IASbaba’s Daily Current Affairs – 20th December, 2016

  • December 21, 2016
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IASbaba’s Daily Current Affairs – 20th December, 2016




TOPIC: General Studies 2

  • Government policies and interventions for development in various sectors and issues arising out of their design and implementation.
  • Welfare schemes for vulnerable sections of the population by the Centre and States and the performance of these schemes


Bottlenecks in Policy Implementation and Formulation – Water, Sanitation and Hygiene (WASH)


Water, Sanitation and Hygiene (WASH)

Water, sanitation and hygiene are sectors which are taking a centre stage in terms of policy formulation in most of the emerging and developing countries. With the shift in approach towards sustainable development, the Sustainable Development Goals also lay alot of emphasis on WASH. The Swachh Bharat Abhiyan is an example of the growing importance of these facilities.

However, still there is a huge imbalance in the access to WASH services across different segments of the population. In India alone, 128 million lack safe water services and about 840 million people don’t have sanitation services


Policy Analysis

The analysis of policies formulated by the Central and State Government has to be done on the basis of the robustness of WASH policies. The assessment of robustness was based on the comprehensiveness of the policy document. The comprehensiveness in turn will be measured by the following four parameters:

  • The beneficiary segments;
  • Barriers faced by the different segments;
  • Strategies that would be used to improve outcomes; and
  • The type of outcomes, namely, adequacy, accessibility, affordability, and quality and safety.

The robustness of the policy can be classified as high, moderate, or low depending on how many of the above four parameters have been clearly addressed in the policy. The better the inclusion and the addressing of these parameters, higher will be the effectiveness of these policies in improving WASH outcomes.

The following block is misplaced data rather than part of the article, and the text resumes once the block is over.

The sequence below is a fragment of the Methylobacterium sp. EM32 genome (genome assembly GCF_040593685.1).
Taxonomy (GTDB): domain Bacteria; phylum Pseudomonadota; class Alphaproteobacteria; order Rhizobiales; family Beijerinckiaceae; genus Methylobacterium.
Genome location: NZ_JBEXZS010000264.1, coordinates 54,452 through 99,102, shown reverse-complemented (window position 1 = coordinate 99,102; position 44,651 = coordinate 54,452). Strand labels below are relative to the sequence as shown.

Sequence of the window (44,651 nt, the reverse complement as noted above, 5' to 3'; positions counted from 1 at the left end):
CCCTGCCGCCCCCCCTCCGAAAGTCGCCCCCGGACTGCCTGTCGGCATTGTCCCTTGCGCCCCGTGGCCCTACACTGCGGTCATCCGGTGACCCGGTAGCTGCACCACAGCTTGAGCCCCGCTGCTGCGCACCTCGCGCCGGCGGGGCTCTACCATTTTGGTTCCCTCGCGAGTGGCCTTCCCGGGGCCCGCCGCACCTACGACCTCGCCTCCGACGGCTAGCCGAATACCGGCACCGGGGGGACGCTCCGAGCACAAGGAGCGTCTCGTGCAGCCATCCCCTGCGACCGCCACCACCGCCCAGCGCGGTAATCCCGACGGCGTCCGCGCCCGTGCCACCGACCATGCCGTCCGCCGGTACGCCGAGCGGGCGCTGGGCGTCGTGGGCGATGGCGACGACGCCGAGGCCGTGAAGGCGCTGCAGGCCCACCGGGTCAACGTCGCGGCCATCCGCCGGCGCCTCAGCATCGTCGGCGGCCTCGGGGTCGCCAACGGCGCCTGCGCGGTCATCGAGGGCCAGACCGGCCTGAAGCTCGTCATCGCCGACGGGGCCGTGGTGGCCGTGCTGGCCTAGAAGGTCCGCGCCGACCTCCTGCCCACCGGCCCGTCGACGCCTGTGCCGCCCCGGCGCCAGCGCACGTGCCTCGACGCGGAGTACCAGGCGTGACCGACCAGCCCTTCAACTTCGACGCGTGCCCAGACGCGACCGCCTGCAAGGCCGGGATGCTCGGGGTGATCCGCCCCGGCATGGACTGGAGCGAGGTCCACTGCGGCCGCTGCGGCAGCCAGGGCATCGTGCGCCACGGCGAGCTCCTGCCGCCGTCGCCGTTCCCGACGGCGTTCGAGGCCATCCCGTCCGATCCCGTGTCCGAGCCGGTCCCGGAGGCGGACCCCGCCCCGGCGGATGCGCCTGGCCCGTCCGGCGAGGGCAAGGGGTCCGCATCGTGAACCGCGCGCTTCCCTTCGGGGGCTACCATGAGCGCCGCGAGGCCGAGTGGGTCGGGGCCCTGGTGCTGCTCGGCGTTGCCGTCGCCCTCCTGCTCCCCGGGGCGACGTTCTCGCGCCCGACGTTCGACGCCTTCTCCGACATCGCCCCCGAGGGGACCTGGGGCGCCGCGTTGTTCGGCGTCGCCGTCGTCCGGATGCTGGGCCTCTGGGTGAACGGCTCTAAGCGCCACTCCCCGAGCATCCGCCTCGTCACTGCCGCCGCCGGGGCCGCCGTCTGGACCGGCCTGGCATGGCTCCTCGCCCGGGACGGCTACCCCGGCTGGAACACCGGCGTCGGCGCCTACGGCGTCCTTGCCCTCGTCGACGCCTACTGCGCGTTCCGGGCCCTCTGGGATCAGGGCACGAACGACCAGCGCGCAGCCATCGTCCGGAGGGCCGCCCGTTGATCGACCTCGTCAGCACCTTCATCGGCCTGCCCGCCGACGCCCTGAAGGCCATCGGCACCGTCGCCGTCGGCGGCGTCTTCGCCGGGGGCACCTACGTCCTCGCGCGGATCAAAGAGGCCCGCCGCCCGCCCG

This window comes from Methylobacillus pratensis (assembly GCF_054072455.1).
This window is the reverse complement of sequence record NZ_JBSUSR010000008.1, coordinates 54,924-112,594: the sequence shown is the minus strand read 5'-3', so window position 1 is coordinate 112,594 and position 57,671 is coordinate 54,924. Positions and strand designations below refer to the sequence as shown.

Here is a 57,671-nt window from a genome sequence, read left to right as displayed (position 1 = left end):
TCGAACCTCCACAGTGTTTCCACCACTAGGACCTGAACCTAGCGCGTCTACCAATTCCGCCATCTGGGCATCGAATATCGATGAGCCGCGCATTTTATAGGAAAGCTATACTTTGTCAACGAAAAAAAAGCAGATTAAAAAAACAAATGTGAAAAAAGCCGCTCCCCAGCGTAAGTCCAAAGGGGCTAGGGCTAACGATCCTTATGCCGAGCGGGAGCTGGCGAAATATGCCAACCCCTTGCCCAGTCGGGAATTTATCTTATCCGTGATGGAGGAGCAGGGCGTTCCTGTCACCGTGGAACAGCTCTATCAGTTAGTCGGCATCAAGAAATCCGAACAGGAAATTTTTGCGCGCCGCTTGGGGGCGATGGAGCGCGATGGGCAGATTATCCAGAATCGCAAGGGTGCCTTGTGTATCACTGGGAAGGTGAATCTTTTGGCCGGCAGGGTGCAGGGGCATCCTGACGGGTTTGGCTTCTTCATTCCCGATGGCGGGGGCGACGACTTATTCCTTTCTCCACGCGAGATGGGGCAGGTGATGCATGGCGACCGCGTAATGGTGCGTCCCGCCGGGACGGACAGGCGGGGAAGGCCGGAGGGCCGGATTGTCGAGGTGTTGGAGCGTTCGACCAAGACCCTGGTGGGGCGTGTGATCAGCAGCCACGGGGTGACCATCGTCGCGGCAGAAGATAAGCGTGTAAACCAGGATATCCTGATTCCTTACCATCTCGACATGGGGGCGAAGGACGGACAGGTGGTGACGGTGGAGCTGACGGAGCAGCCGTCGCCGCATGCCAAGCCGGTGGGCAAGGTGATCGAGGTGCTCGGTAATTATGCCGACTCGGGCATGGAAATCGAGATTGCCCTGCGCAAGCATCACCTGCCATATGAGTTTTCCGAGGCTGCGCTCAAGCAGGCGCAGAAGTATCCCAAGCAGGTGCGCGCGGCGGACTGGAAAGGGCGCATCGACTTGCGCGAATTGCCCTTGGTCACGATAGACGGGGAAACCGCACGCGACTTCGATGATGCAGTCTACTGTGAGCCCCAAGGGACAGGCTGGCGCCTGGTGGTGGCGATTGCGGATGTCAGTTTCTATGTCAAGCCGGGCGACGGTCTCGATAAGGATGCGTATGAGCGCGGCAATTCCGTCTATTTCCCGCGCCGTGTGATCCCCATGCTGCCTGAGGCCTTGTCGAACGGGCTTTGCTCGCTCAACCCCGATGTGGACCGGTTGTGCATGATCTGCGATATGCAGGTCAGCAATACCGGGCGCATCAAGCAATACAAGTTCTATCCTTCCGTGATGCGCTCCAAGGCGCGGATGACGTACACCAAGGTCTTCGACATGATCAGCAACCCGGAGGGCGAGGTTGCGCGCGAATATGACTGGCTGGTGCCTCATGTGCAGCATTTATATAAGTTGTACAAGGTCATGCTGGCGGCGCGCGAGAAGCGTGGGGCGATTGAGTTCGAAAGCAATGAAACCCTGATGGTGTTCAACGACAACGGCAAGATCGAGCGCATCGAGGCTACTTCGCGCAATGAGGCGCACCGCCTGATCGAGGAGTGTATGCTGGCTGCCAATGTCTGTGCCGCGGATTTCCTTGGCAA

National and State policies

The various sectors covered under WASH are concurrent subjects and hence policies have been formulated by both, the Central government and respective State governments. On comparison and appraisal of these policies, it was found that WASH policies formulated by State governments have low robustness as compared to that of national policies even though the state policies are closer to the site of implementation. The capacity for policymaking of State governments thus needs to be further strengthened.

On an international comparison with WASH policies in 10 other developing countries within Asia and Africa, it was observed that policy robustness of WASH policies from India was lower than those of the other countries. There is a large scope for improvement in policy robustness for India. In terms of numbers, only 22 per cent of the WASH policies from India could be classified as highly robust, as compared to the 75 per cent number of the other developing countries.

To ensure effective implementation of policies and get the best results, there should be a synchronisation of beneficiary segments, barriers, strategies, and outcomes.


Beneficiary Identification

Proper identification of the beneficiaries in a policy is a key component for the success of a policy. Accurate beneficiary identification is also helpful in achieving the target of universal coverage for various policies.

The needs and barriers for various segments of the population differ and consequently the strategies need to be customised accordingly. Policymakers need to move away from a “one size fits all” approach to a more beneficiary-centric approach.

Approach to Beneficiary Identification

A traditional approach followed to classify the beneficiaries has been on the basis of geographical and social context (GSS). In this method, the population is divided as rural, urban, low income and so on. Further, a new approach being followed is the segregation of beneficiaries on the basis of the human life cycle (LCS). Beneficiaries are segmented as children, adolescents, adults, senior citizens, and so on.